BMW’s latest flagship may be the most complex car the company has ever built, but it takes just half the time to assemble than ‘old-fashioned’ cars. How?
The short answer is because of the LifeDrive concept BMW developed for its new i sub-brand of cars. The architecture of the i8 is split into two parts: a passenger cell made of carbon fiber reinforced plastic (Life) and an aluminum chassis that comprises the car’s complex mechanical parts (Drive). Built separately and then assembled during the last stages of production, the two modules also help makes the production process considerably less expensive, which perhaps explains why the new coupé will go on sale for a relatively modest $135,700.
The plug-in hybrid BMW i8’s gestation period begins much earlier than that, however. While final assembly happens on BMW’s wind-powered production line at its Leipzig plant, the defining material component – carbon fiber – enters existence at a hydroelectric-powered facility in Moses Lake, Washington.
Carbon fiber strands seven microns thick – less than a fifth the width of a human hair – are bundled together to form rovings before being shipped to Wackersdorf in Germany. Here they are processed into laminates before being cut into shapes that will eventually form the i8’s predatory bodywork.
One of the benefits of carbon fiber reinforced plastic is that it can be conjoined to form much larger single structures than are possible with aluminum or sheet steel. What gives carbon fiber its legendary rigidity and strength, however, is the ‘reinforced plastic’ part. Once the fibers have been arranged into the right shapes, resin is injected at high pressure before hardening takes place in carbon fiber press.
Once the carbon fiber reinforced plastic composite parts are ready they are bonded together in a body shop in Leipzig. This is where the black material begins to resemble a BMW i8, although it will eventually be coated in a thermoplastic outer skin that’s easy to paint and highly corrosion resistant.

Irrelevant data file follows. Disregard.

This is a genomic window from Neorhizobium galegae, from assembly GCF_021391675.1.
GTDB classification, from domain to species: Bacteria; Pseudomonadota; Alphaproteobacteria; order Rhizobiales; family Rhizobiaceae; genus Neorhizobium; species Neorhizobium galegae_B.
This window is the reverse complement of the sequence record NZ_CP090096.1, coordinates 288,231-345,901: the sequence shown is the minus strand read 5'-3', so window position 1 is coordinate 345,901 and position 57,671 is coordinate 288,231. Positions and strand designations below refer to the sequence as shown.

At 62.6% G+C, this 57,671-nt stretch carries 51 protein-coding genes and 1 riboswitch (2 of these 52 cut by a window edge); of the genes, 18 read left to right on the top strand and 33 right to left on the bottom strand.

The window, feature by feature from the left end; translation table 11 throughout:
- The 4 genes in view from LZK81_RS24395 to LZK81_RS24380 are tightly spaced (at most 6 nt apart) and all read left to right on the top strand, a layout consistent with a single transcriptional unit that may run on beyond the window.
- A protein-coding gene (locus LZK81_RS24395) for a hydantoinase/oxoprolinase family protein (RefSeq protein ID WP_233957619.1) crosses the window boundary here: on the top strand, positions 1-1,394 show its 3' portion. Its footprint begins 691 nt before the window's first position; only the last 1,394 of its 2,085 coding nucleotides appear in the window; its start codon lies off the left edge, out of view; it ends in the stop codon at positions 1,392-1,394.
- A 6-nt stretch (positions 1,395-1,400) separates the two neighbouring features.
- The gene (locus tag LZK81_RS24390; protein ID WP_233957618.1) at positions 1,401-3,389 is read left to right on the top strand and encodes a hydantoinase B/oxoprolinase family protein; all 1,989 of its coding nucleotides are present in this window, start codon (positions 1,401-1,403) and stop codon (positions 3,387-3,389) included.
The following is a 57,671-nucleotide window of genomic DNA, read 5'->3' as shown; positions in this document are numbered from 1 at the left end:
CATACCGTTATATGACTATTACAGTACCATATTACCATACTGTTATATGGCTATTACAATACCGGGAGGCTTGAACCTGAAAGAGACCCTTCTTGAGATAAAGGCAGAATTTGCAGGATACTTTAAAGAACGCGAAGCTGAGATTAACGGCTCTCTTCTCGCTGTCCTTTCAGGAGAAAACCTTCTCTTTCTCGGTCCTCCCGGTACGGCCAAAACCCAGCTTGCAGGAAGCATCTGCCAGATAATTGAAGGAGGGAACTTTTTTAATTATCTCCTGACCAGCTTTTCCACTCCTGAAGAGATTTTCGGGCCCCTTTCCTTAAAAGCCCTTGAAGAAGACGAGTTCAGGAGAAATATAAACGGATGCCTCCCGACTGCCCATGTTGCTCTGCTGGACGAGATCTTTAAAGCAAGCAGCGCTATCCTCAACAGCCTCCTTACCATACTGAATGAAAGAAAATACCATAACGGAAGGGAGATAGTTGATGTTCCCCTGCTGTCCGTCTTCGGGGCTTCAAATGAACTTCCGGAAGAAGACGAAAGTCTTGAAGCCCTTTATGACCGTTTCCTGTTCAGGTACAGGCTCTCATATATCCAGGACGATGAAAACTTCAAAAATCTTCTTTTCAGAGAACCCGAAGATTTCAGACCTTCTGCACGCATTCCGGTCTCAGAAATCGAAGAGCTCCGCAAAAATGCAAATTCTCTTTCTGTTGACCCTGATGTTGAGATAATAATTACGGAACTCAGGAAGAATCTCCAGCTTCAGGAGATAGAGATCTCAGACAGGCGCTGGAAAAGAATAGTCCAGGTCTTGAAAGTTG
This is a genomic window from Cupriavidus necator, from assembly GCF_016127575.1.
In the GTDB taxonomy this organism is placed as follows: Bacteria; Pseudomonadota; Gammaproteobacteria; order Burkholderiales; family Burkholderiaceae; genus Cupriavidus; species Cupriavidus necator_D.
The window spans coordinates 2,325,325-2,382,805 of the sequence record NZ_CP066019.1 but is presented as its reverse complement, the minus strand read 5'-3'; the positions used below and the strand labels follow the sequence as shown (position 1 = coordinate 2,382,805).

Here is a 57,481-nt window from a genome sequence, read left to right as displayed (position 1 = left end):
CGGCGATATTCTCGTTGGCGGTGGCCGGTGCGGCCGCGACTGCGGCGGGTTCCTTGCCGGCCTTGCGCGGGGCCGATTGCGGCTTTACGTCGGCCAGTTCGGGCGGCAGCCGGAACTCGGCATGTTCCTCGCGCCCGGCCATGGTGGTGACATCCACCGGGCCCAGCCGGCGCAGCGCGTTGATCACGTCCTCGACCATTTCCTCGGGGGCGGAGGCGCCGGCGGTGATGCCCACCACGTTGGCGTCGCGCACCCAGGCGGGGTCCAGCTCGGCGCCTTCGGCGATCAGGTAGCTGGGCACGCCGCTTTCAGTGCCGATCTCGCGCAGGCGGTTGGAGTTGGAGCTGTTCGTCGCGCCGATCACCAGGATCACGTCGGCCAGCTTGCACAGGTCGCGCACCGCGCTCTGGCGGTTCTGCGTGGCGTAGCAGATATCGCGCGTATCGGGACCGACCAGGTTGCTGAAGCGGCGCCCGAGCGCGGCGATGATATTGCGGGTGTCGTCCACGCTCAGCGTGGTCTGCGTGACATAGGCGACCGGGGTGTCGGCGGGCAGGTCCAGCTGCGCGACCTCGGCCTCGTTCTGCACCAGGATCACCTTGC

While all this is going on a large part of the i8’s hybrid mechanical hardware is being assembled in the UK. Both the heavily turbocharged three-cylinder engine and the powerful electric motor are built in-house by BMW, although the latter originates from the company’s Landshut plant in Germany. The aluminium chassis that hold everything in place is built at the Dingolfing plant by robots applying more than 50 meters of welding seems to each car.
Unlike the smaller i3, the Life and Drive aspects of the i8 are assembled on a single production line in Leipzig. First, the high-voltage lithium-ion battery pack is packaged within the chassis before the drivetrain and transmission are fitted. After leaving the bodyshop, the carbon fiber reinforced plastic Life unit is married to the chassis with bolts at four crucial points selected, BMW says, for optimum strength and stiffness.
As Chris Harris suggested in his review, the BMW i8’s production process, the materials it consists of, and the use of complex plug-in hybrid technology is enough to make even a Porsche 911 look antiquated. BMW says it has sold the entire allocation of the first year of i8 production, which is hardly surprising. As an opening gambit for the sportscar of the future it’s compelling.
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